Tertullian and the Church
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Publisher: Cambridge University Press
Was Tertullian of Carthage a schismatic? How did he view the Church and its bishops? How did he understand the exercise of authority within the Church? In this study David Rankin sets the writings of Tertullian in the context of the early third-century Church and the developments it was undergoing in relation to both its structures and its self-understanding. He then discusses Tertullian's own theology of the Church, his imagery and his perception of Church office and ministry. Tertullian maintained throughout his career a high view of the Church, and this in part constituted the motivation for his vitriolic attacks on the Church's hierarchy after he had joined the New Prophecy movement. His contribution to the development of the Church has often been misunderstood, and this thorough exploration provides a reassessment of its nature and importance.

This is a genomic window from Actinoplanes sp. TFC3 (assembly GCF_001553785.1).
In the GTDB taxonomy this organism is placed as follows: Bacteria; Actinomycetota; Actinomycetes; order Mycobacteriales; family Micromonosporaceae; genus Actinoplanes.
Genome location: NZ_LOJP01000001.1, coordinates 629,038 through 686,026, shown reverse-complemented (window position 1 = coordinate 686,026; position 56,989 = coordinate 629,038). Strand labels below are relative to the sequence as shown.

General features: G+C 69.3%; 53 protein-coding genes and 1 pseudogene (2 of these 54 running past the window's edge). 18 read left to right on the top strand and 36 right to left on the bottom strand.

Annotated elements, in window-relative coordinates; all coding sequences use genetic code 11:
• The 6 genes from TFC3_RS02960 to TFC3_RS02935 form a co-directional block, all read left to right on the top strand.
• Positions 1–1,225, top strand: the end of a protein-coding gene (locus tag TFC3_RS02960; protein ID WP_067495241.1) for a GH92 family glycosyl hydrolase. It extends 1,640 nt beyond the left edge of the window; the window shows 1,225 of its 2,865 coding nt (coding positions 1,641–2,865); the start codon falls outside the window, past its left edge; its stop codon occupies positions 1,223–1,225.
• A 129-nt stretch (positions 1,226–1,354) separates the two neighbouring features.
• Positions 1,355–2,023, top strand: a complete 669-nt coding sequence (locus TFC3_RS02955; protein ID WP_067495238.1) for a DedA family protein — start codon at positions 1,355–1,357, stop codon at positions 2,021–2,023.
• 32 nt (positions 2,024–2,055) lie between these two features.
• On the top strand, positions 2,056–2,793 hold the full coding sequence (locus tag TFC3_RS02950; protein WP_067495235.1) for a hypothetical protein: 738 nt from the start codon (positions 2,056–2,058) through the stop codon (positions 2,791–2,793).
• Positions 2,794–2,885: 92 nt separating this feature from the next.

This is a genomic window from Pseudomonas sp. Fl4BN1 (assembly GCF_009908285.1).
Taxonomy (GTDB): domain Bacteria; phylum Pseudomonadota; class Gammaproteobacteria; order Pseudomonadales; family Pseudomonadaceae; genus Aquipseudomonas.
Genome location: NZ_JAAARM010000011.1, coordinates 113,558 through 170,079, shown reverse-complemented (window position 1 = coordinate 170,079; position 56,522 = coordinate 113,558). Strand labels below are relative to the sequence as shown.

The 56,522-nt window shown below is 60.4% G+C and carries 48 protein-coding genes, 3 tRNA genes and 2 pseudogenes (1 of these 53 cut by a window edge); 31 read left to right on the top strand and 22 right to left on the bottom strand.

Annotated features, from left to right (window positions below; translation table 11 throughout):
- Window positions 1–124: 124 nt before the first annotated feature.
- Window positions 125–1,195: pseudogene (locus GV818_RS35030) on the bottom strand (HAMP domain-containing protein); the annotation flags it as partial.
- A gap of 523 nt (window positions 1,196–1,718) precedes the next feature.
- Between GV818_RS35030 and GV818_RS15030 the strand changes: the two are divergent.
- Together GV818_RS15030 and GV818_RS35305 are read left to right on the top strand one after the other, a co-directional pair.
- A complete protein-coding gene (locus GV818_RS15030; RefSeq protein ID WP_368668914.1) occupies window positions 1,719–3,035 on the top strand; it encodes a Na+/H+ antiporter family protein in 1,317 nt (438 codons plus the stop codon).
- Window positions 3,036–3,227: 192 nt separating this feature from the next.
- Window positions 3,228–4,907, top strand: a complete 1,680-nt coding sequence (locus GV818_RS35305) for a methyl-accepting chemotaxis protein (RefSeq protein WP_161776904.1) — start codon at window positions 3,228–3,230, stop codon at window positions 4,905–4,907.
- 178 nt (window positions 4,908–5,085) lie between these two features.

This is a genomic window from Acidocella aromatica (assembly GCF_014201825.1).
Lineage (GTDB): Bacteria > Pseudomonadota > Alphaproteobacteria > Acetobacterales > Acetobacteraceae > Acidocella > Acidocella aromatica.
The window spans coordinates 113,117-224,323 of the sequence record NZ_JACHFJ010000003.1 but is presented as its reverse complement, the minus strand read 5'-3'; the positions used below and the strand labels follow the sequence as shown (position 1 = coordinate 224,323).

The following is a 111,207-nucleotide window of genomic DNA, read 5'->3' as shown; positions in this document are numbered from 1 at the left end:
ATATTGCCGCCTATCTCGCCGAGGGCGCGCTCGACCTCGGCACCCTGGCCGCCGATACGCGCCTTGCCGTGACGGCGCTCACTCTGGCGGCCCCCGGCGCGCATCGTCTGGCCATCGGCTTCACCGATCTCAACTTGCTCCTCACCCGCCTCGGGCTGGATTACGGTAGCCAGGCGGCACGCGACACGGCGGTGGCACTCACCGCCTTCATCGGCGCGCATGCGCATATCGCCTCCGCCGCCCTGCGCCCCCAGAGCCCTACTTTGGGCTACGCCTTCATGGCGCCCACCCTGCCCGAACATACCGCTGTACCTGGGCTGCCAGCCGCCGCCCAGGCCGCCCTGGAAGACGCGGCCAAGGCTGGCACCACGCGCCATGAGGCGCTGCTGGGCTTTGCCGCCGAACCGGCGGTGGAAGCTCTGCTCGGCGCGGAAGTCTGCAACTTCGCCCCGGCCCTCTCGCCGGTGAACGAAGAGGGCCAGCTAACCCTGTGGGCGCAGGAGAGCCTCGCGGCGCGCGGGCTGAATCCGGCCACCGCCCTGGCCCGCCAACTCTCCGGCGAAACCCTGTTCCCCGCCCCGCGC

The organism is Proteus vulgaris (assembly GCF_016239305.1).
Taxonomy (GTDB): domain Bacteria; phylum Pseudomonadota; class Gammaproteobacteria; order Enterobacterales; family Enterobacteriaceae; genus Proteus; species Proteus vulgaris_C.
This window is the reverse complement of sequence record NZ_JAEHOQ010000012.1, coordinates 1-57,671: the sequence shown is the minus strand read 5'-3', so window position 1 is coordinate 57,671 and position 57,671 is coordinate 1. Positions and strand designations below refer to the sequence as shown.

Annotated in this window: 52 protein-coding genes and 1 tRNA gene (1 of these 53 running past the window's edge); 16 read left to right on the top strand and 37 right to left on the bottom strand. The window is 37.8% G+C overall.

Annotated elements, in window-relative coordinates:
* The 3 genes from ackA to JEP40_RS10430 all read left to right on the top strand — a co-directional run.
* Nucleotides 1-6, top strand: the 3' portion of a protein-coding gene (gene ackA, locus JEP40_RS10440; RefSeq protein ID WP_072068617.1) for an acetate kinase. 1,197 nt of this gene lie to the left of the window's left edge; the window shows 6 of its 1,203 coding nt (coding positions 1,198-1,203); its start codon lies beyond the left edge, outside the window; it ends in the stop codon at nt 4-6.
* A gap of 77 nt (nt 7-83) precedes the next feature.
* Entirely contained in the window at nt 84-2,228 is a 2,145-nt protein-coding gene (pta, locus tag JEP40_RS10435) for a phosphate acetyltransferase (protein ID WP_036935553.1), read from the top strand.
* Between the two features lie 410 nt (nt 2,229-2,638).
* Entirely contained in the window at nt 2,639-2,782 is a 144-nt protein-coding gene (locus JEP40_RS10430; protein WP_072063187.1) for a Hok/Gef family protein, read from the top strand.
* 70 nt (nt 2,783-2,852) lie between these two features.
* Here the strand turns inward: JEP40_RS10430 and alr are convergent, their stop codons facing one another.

'A work of fine scholarship ... the church historian surely hits the target' New Directions